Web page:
In our next Heart & Vascular post, we’ll explore treatment options for A-Fib at Emory, including innovative therapies and clinical trials.

For more information about the Emory Atrial Fibrillation Program, or to schedule an appointment, please call Emory HealthConnectionSM at 404-778-7777 or 1-800-75-EMORY.

Are you concerned that you may have A-fib? If you have questions or comments about A-fib diagnosis, please let me know in the comments section below.

About Michael Lloyd, MD:

Dr. Lloyd began practicing medicine at Emory in 2007—he specializes in Internal Medicine, Cardiology, and Cardiac Electrophysiology. His areas of clinical interest and research include arrhythmias, electrophysiology lab, and pacemaker. Dr. Lloyd’s organizational leadership memberships include the American College of Cardiology, the American Heart Association, and the Heart Rhythm Society.

Defining Atrial Fibrillation

Atrial fibrillation, or A-fib, is the most common irregular heart rhythm, or cardiac arrhythmia in the United States. In fact, according to the American Heart Association, approximately two million Americans suffer from A-fib, which results when multiple circuits of disorganized electrical activity in the two upper chambers of the heart (the atria) take over the organized electrical activity normally generated by the heart’s sinus node. This produces a fibrillating, or quivering of the atria, as opposed to a regular heartbeat.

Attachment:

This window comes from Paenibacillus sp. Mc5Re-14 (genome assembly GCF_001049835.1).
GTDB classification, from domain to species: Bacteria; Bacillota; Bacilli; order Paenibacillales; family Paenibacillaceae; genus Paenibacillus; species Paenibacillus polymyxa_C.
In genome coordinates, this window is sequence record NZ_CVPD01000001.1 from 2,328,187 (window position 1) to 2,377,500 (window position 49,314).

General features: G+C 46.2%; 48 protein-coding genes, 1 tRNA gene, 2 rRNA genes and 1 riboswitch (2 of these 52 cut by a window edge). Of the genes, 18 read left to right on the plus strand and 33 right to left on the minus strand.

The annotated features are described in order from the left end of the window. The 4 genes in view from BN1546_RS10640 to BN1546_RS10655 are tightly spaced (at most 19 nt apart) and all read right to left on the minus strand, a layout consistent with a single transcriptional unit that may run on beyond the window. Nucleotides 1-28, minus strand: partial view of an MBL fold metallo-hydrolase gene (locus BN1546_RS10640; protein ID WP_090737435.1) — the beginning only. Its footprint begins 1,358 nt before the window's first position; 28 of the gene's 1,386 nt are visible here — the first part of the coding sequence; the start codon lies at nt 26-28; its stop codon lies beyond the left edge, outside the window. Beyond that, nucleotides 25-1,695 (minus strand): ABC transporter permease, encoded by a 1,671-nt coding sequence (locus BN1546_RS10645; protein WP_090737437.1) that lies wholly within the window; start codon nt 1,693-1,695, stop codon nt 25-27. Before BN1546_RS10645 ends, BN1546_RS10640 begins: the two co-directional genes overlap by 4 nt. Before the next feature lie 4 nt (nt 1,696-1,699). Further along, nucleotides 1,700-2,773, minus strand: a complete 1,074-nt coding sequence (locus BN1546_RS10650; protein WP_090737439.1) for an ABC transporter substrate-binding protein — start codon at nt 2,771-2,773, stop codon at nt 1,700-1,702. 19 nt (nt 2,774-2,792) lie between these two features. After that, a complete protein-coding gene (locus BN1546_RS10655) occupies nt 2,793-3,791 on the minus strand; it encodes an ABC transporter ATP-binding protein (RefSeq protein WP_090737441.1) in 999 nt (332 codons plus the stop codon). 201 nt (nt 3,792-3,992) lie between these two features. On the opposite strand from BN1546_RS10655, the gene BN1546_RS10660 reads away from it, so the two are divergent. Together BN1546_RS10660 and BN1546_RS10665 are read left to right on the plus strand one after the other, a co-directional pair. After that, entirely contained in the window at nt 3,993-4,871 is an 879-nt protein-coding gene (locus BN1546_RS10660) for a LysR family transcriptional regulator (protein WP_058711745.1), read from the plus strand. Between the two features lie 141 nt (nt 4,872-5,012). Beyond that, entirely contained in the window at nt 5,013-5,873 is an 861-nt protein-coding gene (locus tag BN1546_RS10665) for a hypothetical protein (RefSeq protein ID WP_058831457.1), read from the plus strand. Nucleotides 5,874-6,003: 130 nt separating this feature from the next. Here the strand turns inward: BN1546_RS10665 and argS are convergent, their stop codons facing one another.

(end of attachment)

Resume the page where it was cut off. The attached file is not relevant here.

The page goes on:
Although A-fib isn’t directly life threatening, it’s often debilitating, as it produces a fast, irregular pulse that can cause fatigue and contribute to additional heart problems over time, such as congestive heart failure. Other symptoms include palpitations, chest discomfort, shortness of breath, or dizziness. In many cases, A-fib greatly increases the risk of stroke; consequently, patients are often placed on blood thinners.

Just a few years ago, patients suffering from this condition were informed that they’d have to learn to live with it. However, increasing numbers of people suffering from A-fib can now be treated or even cured, thanks to innovative therapies and procedures available through The Emory Heart & Vascular Center.

Now that we’re able to successfully treat atrial fibrillation, we’re greatly improving the quality of life for our patients, reducing the number of medications they have to take, and limiting the amount of hospital trips they have to make.

Our next Heart & Vascular post will touch on the diagnosis of A-fib and arrhythmias in general.

Do you have any questions or thoughts about atrial fibrillation? If so, be sure to let me know in the comments.

About Jonathan Langberg, MD:

Dr. Langberg is the Director of Cardiac Electrophysiology at Emory University Hospital, as well as a professor of Internal Medicine. He is board certified in Internal Medicine, Cardiology, and Cardiac Electrophysiology. Dr. Langberg is a pioneer in the field of catheter ablation of arrhythmias and has published over 150 articles related to his field.